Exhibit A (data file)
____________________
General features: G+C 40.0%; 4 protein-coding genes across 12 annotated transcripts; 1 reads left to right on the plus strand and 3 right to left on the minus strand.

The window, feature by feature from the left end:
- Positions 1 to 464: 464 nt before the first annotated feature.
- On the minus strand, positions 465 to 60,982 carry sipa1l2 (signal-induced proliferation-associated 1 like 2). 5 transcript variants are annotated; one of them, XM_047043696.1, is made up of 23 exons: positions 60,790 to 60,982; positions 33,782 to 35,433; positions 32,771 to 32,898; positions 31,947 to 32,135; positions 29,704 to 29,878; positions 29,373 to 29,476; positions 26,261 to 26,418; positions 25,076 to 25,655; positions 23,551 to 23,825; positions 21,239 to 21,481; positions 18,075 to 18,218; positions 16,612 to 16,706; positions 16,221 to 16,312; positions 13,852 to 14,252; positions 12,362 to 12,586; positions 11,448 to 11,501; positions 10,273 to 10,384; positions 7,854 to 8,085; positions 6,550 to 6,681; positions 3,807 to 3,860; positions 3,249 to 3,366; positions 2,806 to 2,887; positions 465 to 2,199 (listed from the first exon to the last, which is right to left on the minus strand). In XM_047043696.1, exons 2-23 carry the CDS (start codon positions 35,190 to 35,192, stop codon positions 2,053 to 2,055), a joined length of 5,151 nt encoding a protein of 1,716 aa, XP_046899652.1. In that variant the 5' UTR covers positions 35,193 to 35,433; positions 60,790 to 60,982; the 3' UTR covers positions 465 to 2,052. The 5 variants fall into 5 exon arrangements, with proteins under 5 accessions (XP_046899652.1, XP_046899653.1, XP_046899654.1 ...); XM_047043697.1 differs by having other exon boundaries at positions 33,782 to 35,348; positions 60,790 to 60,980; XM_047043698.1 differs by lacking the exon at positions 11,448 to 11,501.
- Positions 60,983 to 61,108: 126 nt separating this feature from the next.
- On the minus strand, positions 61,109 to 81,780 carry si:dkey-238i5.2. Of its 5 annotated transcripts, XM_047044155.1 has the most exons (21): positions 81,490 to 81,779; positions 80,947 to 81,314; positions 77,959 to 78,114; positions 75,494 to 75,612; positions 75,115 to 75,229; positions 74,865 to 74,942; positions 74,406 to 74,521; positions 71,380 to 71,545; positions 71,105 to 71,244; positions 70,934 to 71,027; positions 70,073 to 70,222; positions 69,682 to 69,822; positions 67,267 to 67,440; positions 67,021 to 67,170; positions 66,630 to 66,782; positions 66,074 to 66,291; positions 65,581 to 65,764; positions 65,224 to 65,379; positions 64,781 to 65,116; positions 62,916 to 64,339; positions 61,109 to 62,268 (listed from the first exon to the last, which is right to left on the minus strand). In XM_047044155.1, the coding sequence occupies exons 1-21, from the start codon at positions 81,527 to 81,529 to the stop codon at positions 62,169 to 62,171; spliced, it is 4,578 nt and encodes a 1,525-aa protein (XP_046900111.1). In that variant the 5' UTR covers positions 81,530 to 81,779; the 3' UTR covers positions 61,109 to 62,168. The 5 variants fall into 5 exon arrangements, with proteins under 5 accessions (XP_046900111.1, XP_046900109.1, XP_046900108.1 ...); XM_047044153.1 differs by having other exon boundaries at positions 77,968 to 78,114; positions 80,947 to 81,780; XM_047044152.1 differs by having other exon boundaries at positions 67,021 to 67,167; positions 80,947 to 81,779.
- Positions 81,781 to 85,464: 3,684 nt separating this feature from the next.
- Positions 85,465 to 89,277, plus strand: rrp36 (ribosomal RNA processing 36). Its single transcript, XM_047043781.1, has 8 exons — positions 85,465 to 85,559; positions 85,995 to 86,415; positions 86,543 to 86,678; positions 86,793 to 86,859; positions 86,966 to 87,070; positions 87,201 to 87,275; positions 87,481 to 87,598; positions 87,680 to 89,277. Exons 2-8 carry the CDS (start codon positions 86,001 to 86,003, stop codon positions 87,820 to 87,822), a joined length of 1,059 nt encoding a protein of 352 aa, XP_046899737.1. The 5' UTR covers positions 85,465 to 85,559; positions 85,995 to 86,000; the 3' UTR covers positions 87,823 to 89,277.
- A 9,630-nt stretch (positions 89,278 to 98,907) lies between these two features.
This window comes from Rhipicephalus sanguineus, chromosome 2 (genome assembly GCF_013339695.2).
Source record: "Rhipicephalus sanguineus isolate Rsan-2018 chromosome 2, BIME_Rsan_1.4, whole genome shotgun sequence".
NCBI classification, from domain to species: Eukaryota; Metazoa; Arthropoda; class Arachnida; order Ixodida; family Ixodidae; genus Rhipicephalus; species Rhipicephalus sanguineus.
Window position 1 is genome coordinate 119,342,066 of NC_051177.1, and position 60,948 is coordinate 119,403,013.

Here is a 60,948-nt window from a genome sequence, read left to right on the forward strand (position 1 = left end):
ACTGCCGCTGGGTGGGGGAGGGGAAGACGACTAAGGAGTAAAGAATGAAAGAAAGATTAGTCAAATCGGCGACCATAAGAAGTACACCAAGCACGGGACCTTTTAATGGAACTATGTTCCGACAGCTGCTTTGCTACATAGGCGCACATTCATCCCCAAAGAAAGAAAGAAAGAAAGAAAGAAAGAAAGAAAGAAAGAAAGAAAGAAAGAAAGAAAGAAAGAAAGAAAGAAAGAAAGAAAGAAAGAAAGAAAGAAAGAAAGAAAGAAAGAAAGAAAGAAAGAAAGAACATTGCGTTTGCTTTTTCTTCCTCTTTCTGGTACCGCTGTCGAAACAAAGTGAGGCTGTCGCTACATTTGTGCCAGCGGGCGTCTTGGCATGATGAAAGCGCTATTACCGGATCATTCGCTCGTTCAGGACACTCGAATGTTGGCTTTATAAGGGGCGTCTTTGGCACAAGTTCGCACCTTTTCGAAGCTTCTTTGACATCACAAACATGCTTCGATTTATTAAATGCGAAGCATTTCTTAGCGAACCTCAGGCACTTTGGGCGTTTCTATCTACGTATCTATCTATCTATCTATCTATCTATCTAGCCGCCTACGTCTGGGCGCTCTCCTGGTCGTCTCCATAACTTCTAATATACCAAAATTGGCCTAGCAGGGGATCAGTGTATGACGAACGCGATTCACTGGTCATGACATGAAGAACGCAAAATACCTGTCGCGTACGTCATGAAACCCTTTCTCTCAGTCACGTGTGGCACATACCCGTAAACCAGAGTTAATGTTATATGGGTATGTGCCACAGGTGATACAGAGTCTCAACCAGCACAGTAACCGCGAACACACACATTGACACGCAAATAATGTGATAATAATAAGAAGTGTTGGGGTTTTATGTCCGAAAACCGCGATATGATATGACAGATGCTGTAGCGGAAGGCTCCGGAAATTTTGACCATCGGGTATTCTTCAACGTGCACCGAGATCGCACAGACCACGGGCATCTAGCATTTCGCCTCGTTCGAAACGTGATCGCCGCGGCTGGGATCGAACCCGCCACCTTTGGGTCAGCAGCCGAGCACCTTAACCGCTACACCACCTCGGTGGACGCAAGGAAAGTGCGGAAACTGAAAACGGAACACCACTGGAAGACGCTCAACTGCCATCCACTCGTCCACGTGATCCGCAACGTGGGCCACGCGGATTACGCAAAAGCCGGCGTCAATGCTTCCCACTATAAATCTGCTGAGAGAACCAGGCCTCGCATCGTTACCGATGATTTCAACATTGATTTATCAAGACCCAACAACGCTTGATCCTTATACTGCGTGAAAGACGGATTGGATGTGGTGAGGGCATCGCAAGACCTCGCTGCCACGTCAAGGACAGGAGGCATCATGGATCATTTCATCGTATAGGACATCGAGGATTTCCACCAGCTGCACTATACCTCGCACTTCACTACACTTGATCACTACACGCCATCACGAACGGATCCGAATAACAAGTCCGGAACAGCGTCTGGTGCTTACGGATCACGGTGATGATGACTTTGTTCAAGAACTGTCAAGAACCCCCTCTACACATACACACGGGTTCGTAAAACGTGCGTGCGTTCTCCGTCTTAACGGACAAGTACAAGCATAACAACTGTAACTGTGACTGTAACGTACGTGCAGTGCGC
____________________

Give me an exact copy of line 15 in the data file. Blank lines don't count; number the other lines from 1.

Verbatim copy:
ACTGCCGCTGGGTGGGGGAGGGGAAGACGACTAAGGAGTAAAGAATGAAAGAAAGATTAGTCAAATCGGCGACCATAAGAAGTACACCAAGCACGGGACCTTTTAATGGAACTATGTTCCGACAGCTGCTTTGCTACATAGGCGCACATTCATCCCCAAAGAAAGAAAGAAAGAAAGAAAGAAAGAAAGAAAGAAAGAAAGAAAGAAAGAAAGAAAGAAAGAAAGAAAGAAAGAAAGAAAGAAAGAAAGAAAGAAAGAAAGAAAGAAAGAAAGAAAGAAAGAAAGAACATTGCGTTTGCTTTTTCTTCCTCTTTCTGGTACCGCTGTCGAAACAAAGTGAGGCTGTCGCTACATTTGTGCCAGCGGGCGTCTTGGCATGATGAAAGCGCTATTACCGGATCATTCGCTCGTTCAGGACACTCGAATGTTGGCTTTATAAGGGGCGTCTTTGGCACAAGTTCGCACCTTTTCGAAGCTTCTTTGACATCACAAACATGCTTCGATTTATTAAATGCGAAGCATTTCTTAGCGAACCTCAGGCACTTTGGGCGTTTCTATCTACGTATCTATCTATCTATCTATCTATCTATCTAGCCGCCTACGTCTGGGCGCTCTCCTGGTCGTCTCCATAACTTCTAATATACCAAAATTGGCCTAGCAGGGGATCAGTGTATGACGAACGCGATTCACTGGTCATGACATGAAGAACGCAAAATACCTGTCGCGTACGTCATGAAACCCTTTCTCTCAGTCACGTGTGGCACATACCCGTAAACCAGAGTTAATGTTATATGGGTATGTGCCACAGGTGATACAGAGTCTCAACCAGCACAGTAACCGCGAACACACACATTGACACGCAAATAATGTGATAATAATAAGAAGTGTTGGGGTTTTATGTCCGAAAACCGCGATATGATATGACAGATGCTGTAGCGGAAGGCTCCGGAAATTTTGACCATCGGGTATTCTTCAACGTGCACCGAGATCGCACAGACCACGGGCATCTAGCATTTCGCCTCGTTCGAAACGTGATCGCCGCGGCTGGGATCGAACCCGCCACCTTTGGGTCAGCAGCCGAGCACCTTAACCGCTACACCACCTCGGTGGACGCAAGGAAAGTGCGGAAACTGAAAACGGAACACCACTGGAAGACGCTCAACTGCCATCCACTCGTCCACGTGATCCGCAACGTGGGCCACGCGGATTACGCAAAAGCCGGCGTCAATGCTTCCCACTATAAATCTGCTGAGAGAACCAGGCCTCGCATCGTTACCGATGATTTCAACATTGATTTATCAAGACCCAACAACGCTTGATCCTTATACTGCGTGAAAGACGGATTGGATGTGGTGAGGGCATCGCAAGACCTCGCTGCCACGTCAAGGACAGGAGGCATCATGGATCATTTCATCGTATAGGACATCGAGGATTTCCACCAGCTGCACTATACCTCGCACTTCACTACACTTGATCACTACACGCCATCACGAACGGATCCGAATAACAAGTCCGGAACAGCGTCTGGTGCTTACGGATCACGGTGATGATGACTTTGTTCAAGAACTGTCAAGAACCCCCTCTACACATACACACGGGTTCGTAAAACGTGCGTGCGTTCTCCGTCTTAACGGACAAGTACAAGCATAACAACTGTAACTGTGACTGTAACGTACGTGCAGTGCGC